L I S T E N

10

Voice Types according to TV Tropes:

Mezzo-sopranos, being in the most common vocal register for women, come in a wide variety of types. They can be a wide range of ages, although female characters over fifty tend to be altos more often than mezzos. The majority of mezzo singing, especially nowadays, is belting and as such mezzos are especially common in pop- or rock-oriented musicals. Just as the leads in most operas are sopranos, the secondary female characters - commonly referred to as “witches, bitches and britches (cross-dressing roles)” - are generally mezzos; this is not uncommon in modern musicals, where frequently the soprano will be the main love interest and the mezzo her best friend or rival. Also referred to in many productions as a “belt” voice, for someone who can strongly sing passages in the middle and high register in her chest voice (rather than the soprano’s lighter head voice).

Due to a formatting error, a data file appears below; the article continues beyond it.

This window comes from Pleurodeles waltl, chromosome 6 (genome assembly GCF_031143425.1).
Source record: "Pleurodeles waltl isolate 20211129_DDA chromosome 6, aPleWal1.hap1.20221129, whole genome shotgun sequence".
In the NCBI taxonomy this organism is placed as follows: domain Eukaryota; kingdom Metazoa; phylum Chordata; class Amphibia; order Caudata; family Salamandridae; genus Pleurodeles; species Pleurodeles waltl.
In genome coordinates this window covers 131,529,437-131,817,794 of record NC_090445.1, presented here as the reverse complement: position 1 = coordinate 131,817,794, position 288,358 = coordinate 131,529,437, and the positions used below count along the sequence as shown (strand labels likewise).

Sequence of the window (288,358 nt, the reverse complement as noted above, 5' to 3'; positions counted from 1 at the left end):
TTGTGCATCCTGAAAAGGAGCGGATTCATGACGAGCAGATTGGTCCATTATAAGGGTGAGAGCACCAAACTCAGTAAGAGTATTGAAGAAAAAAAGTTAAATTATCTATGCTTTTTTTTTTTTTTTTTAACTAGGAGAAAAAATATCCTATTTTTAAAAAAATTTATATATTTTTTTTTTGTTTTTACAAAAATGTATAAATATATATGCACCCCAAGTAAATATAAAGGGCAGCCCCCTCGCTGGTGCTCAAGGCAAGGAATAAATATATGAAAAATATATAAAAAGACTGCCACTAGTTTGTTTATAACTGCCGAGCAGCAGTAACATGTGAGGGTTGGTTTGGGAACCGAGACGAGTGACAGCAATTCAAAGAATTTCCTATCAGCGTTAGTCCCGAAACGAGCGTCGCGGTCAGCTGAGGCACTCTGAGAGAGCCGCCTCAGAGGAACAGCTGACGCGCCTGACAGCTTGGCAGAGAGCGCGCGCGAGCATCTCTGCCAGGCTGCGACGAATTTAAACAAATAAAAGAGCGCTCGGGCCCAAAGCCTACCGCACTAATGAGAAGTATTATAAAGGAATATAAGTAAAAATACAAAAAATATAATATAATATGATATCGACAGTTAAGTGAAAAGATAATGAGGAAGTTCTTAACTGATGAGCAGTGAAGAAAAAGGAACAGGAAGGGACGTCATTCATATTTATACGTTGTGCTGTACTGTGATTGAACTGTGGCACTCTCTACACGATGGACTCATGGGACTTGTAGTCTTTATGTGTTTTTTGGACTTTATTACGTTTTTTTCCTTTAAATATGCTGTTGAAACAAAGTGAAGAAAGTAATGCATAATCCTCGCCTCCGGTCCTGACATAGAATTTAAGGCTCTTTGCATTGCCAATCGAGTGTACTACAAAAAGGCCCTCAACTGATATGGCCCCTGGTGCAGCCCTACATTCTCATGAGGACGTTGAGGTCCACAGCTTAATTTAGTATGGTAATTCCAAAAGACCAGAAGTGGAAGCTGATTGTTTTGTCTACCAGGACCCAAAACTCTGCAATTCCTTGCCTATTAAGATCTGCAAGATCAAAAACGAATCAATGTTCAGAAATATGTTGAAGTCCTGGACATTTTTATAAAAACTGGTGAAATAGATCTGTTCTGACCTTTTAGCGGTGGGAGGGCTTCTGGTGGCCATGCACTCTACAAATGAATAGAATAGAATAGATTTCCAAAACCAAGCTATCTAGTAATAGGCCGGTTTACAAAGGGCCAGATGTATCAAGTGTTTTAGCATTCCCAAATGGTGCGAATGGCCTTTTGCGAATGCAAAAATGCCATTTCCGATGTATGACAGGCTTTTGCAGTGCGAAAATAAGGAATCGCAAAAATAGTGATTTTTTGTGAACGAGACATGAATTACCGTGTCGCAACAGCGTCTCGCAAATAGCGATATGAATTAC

{ part one - part two - part three }


[soprano] [contralto] [tenor] [baritone] [bass]

The Signs As Musicals (based on important dates)

Aries - Book of Mormon

Taurus - Gypsy

Gemini - Les Miserables

Cancer - Hamilton

Leo - Evita

Virgo - Heathers: The Musical

Libra - Little Shop of Horrors

Scorpio - Pippin

Sagittarius - RENT

Capricorn - Phantom of the Opera

Aquarius - Miss Saigon

Pisces - Billy Elliot

instagram

The Evita Rose Cleanser! It’s a shame that the pH on this soap is so high, but… it’s so pretty! 😍

10

Voice Types according to TV Tropes:

Tenors are mostly good guys and mostly leading men or ingenues - hence the Tenor Boy trope. There are a couple of villainous tenors and also a few character tenors. Because most people’s voices deepen as they age, there are few tenor roles for men over forty, although Jean Valjean from Les Misérables (one of the rangiest tenor roles in popular musical canon) is usually played by a middle-aged man.


[soprano] [mezzo-soprano] [contralto] [baritone] [bass]